Aug. 12 2015 07:05 AM

Understanding forage digestibility aids in maximizing production

August webinar slideHigh-quality forage fiber in a milking cow's ration can help milk components, result in fewer metabolic disorders and foot problems and add to cow longevity. It also cut concentrate costs, especially if purchased, which leads to a greater income over feed costs (IOFC), up to a 30 percent difference.

That was the focus as Rick Grant, Miner Institute, presented "Milking ration fiber for all it's worth" as the August Hoard's Dairyman webinar. Since growing up on a New York dairy farm, Grant has worked extensively in research and education. He shared some cutting-edge concepts with attendees and challenged them to rethink the way they feed cows.

Which cows benefit most from high quality fiber?

Higher producing cows responded the most with higher neutral detergent fiber digestibility (NDFD) corn silage. Interestingly, there is a trend for cows in later lactation to actually go down in milk production with higher NDFD.

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Forage analysis can evaluate many traits. Lignin is one of them. Grant described it as "plant plastic," the indigestible part of forage. However, similar lignin results between forages do not tell the whole story. Lignin percent is a strong indicator of digestibility, but analysis of 30-hour NDFD percent can provide a truer reflection of fiber digestibility.

As ration fiber content rises, the cow will spend more time eating. The longer meal lengths and increased sorting should cause herd managers to reevaluate their pen management. According to research, cows would spend an additional 30 minutes to an hour each day eating higher fiber diets. But, if overcrowding or high stocking densities are an issue on your operation, cows may not be able to eat to their potential and production will suffer.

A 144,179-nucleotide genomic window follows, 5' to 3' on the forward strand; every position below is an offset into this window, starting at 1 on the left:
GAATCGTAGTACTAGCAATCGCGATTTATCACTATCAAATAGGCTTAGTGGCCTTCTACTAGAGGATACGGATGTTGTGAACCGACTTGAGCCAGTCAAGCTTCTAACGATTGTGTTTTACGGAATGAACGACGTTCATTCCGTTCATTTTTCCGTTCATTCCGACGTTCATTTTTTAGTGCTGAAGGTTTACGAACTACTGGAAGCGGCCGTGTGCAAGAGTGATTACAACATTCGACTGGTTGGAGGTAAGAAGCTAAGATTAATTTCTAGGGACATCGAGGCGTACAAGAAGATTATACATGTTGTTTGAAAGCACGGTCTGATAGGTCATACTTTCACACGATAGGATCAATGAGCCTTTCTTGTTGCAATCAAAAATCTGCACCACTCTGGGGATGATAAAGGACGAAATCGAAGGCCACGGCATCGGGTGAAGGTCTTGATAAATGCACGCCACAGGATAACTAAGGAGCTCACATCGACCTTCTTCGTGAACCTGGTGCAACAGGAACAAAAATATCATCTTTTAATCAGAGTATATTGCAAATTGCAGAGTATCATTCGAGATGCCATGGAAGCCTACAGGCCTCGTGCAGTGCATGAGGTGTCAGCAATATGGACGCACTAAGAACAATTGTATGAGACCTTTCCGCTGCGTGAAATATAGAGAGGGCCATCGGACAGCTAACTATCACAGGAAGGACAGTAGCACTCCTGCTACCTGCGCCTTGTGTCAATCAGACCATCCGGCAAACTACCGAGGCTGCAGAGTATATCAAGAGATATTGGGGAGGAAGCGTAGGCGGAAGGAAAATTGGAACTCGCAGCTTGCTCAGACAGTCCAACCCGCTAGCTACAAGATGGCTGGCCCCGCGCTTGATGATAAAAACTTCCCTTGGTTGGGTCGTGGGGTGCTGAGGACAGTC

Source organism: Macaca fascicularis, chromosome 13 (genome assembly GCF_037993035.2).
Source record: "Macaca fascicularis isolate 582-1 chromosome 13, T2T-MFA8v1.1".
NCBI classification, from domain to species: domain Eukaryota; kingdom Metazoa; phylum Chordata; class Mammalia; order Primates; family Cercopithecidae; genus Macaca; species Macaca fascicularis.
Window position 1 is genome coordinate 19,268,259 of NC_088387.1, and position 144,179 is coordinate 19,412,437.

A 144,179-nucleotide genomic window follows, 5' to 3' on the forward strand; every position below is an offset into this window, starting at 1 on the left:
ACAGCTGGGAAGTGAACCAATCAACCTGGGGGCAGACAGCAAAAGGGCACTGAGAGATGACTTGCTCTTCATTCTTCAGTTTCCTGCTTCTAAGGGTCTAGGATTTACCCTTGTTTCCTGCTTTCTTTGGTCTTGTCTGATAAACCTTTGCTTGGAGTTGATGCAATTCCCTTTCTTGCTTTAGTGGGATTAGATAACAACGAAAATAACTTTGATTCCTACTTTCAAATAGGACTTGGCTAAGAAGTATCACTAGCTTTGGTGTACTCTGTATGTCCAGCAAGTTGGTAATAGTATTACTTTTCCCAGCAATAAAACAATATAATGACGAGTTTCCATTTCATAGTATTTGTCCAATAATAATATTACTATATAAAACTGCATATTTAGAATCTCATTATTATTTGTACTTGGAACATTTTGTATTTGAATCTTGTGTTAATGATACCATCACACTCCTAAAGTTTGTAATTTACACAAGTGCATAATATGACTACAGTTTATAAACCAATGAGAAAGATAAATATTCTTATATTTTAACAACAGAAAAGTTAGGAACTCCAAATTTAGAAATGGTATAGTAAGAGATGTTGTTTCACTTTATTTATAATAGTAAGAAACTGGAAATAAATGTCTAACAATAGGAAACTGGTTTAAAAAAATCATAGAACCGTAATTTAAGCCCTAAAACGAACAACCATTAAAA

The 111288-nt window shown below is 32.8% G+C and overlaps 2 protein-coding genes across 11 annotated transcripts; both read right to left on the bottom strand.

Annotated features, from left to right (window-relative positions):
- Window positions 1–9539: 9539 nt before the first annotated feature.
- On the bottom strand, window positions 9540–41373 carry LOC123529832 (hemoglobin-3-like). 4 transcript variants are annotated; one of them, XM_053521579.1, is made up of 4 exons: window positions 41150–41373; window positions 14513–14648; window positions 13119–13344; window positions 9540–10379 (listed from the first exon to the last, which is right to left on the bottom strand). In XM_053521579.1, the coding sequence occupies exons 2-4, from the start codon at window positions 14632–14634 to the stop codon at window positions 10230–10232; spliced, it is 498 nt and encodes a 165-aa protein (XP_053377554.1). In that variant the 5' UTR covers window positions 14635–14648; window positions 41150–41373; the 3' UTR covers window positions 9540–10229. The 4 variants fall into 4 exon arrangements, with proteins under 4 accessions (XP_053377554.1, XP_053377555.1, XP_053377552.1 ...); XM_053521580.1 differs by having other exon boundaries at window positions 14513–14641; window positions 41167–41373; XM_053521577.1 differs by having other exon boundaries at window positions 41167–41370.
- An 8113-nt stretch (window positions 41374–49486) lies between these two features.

If grasses are fed, Grant encouraged early cutting as it slows the rate of digestion. Feeding poor quality grass can reduce dry matter intake. Lower intakes and subpar ingredients are a recipe for low production, so harvest grasses early.

As we move forward, Grant is excited about how new research might impact nutrition and ration formulation and impact the cow's response to ration fiber. The speed in which forages break down in the rumen varies, with alfalfa being faster than grasses. However, finding the optimal proportion will be key. Feed stays in the rumen for 35 to 45 hours. During those 40 hours, the cow needs to effectively break down forages for maximum digestibility.

The webinar was sponsored by DuPont Pioneer and is now archived for viewing. Past webinars are available at

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The author is the online media manager and is responsible for the website, webinars and social media. A graduate of Modesto Junior College and Fresno State, she was raised on a California dairy and frequently blogs on youth programs and consumer issues.